Is an Endowment Fund a Good Fit for Your Organization?

endowment fund

Written by Matt Neu

August 14, 2020

Has your organization been thinking about creating an endowment fund? Endowment funds can appeal to donors as a way of providing a long-lasting gift to an organization.

What is an Endowment Fund?

There are certain things to consider as you begin this process. First, you should understand what an endowment exactly is. Endowments are generally donations of cash or other funds received, invested with the purpose of funding the organization’s programs and operations or growing the endowment principal over time with the income earned through the underlying investments.

There are different types of endowments to consider. The most common include true (permanent) endowments and quasi endowments.

True Endowments

True endowments require the principal amount from a donor gift to be held in perpetuity with the intent of it growing in value each year so earnings are available for expenditure as stipulated by the donor or based on the endowment’s purpose. Generally, the principal amount is not invaded to fund annual operating expenses.

Quasi Endowments

Quasi endowments include organization funds directed into an endowment by an individual or group (generally the board of directors) for a specific purpose. A quasi endowment is like a true endowment, but without any restriction to hold the funds permanently. The principal of a quasi endowment can be spent at some future date.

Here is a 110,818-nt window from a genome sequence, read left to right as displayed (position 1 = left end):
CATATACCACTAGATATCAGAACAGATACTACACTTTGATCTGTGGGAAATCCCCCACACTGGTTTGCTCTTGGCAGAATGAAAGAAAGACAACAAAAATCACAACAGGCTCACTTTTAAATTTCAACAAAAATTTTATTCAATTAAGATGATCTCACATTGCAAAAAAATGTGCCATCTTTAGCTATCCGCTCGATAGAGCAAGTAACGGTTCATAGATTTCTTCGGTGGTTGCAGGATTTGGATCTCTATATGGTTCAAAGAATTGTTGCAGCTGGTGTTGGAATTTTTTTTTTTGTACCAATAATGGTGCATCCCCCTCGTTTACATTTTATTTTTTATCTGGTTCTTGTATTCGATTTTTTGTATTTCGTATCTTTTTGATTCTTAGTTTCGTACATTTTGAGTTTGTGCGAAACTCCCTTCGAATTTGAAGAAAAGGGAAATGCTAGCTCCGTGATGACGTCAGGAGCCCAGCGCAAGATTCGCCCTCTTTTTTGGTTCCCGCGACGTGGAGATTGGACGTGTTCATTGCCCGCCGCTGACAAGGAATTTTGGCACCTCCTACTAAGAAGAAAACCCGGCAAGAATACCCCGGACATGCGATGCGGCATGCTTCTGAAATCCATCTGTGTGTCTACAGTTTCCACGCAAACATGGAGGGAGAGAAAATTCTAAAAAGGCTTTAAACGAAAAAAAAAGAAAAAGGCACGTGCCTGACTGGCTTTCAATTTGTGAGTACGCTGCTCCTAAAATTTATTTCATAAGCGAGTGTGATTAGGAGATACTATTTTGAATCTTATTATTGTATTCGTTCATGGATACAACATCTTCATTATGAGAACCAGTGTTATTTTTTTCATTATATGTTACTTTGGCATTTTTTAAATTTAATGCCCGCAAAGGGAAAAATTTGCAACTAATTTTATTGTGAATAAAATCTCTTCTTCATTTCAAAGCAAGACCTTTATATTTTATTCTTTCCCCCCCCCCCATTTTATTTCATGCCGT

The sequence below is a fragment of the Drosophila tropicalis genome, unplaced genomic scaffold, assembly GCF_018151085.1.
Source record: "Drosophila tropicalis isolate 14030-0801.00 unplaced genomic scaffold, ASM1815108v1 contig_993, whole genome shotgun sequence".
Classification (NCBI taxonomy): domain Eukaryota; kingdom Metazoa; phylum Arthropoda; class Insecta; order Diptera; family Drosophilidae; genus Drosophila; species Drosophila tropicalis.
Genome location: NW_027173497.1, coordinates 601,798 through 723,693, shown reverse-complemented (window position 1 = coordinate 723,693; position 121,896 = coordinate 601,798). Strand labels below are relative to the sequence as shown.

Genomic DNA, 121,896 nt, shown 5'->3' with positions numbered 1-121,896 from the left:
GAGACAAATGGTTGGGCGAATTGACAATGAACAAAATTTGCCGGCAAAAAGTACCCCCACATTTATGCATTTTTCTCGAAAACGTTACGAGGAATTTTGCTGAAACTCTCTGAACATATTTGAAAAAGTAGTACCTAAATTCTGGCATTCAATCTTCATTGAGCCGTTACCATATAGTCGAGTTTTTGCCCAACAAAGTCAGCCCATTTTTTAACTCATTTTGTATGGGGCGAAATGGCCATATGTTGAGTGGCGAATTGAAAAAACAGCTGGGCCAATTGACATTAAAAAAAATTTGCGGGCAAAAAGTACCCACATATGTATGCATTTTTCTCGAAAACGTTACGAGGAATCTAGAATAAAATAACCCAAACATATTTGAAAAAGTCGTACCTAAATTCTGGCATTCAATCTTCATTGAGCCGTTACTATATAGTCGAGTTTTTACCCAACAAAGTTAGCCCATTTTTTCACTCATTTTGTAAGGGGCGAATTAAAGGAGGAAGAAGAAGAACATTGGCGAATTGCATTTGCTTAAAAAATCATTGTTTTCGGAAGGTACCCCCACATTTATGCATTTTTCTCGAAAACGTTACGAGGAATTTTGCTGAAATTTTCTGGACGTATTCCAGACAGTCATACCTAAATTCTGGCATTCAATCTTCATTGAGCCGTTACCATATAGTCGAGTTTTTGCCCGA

Investment Portfolio or Separate Entity?

You also will want to consider if you should create the endowment as part of your organization’s investment portfolio or create a separate entity to hold the endowment funds. From a practical standpoint, creating an endowment as part of the organization normally makes the most sense. However, creating a separate entity for the endowment would be a consideration if:

  1. There was an expectation by a donor or funding source that the endowment was separate.
  2. There would be concerns over potential legal issues (concerns over the fund assets being taken in a lawsuit against the organization).
  3. There are concerns with funds not being spent as intended or funds being improperly managed.

You should talk with an attorney to determine what option is best for the organization.

How Does the Endowment Operate?

Generally, a document will govern how the endowment operates. This can be done through a trust agreement, board resolution or investment policy. If you choose to hold the endowment funds within your organization, you may also want to consider creating an endowment committee to oversee the operations of the fund.

Be Mindful of UPMIFA

Once the endowment is created, you will want to understand the Uniform Prudent Management of Institutional Funds Act (UPMIFA), which contains rules and standards for nonprofit organizations holding assets for investment purposes, including endowment funds. UPMIFA covers endowment spending and requires that organizations are prudent with their spending of endowment assets. Organizations may determine prudent spending levels across the entire endowment pool (rather than fund-by-fund) based on these seven factors:

  1. The duration and preservation of the endowment fund
  2. The purposes of the organization and the endowment fund
  3. General economic conditions
  4. The possible effect of inflation or deflation
  5. The expected total return from income and the appreciation of investments
  6. Other resources of the organization
  7. The investment policy of the organization